Freeport-McMoRan and China Molybdenum Co (CMOC) have terminated discussions over the latter’s option to acquire Freeport Cobalt, Metal Bulletin understands.
“CMOC and Freeport-McMoRan have agreed to terminate discussions on CMOC’s acquisition of Freeport Cobalt,” a spokesman for Freeport-McMoRan told Metal Bulletin.
Following last year’s $2.65 billion sale of its stake in TF Holdings – the Bermuda-based holding company for the Tenke Fungurume copper-cobalt mine in the Democratic Republic of Congo (DRC) – Freeport-McMoRan entered into exclusive talks with CMOC to sell its interests in Freeport Cobalt.
The exclusivity period expired at the end of February and the two parties have now formally agreed to end the discussions.
The company had not confirmed whether it had been approached by other interested parties at the time of writing.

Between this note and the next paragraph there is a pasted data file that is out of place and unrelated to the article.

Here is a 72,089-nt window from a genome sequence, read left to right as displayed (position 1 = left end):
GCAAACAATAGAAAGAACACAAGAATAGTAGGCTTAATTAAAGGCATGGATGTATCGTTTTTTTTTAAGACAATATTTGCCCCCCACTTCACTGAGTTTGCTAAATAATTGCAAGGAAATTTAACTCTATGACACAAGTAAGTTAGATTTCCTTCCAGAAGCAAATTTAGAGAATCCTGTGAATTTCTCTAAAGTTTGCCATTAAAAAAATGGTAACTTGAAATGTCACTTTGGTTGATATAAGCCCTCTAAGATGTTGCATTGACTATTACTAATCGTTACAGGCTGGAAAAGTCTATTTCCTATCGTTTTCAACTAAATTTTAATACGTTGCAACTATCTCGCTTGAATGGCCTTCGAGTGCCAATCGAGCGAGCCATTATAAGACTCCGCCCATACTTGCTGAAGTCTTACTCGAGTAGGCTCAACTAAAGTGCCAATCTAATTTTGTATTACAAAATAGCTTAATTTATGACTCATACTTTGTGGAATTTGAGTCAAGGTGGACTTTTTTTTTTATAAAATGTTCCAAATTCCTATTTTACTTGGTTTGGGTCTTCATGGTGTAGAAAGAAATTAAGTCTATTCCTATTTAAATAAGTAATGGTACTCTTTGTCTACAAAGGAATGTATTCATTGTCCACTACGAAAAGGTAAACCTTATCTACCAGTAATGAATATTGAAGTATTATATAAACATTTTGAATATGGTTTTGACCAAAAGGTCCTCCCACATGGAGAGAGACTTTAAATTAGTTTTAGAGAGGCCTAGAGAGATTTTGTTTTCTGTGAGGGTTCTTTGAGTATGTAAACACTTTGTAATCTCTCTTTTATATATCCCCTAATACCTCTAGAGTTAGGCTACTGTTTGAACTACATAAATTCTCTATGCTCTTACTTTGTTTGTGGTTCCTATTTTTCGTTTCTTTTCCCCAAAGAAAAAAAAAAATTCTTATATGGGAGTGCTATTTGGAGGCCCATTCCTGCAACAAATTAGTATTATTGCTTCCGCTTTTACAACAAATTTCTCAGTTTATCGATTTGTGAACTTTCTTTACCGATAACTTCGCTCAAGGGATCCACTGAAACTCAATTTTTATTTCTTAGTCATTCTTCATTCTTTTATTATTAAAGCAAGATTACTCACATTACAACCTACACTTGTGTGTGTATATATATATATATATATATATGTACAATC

“Freeport Cobalt remains a strong, viable business with a long-term cobalt supply agreement with Tenke Fungurume of well over ten years, providing for a comprehensive mine-to-market solution for cobalt products,” the spokesman said.
The deal, which was rumoured at the time to be worth $150 million, would have given CMOC control of the Kokkola cobalt refinery in Finland and the Kisanfu exploration project in the DRC, and would have given the Chinese company control of the marketing of Freeport Cobalt.
When discussions began in May last year, The Freeport Cobalt business was set up in 2013 following the acquisition of Kokkola and the downstream cobalt sales division of OM Group for $435 million, in a move that established Freeport as a fully integrated supplier of cobalt products, including carbonate, acetate, hydroxide, oxide, sulfate and powder.
With a refined production capacity of about 15,000 tpy, Kokkola’s production for 2017 is estimated to be in the range of 9,700-10,200 tonnes, according to Darton Commodities’ Cobalt Market Review.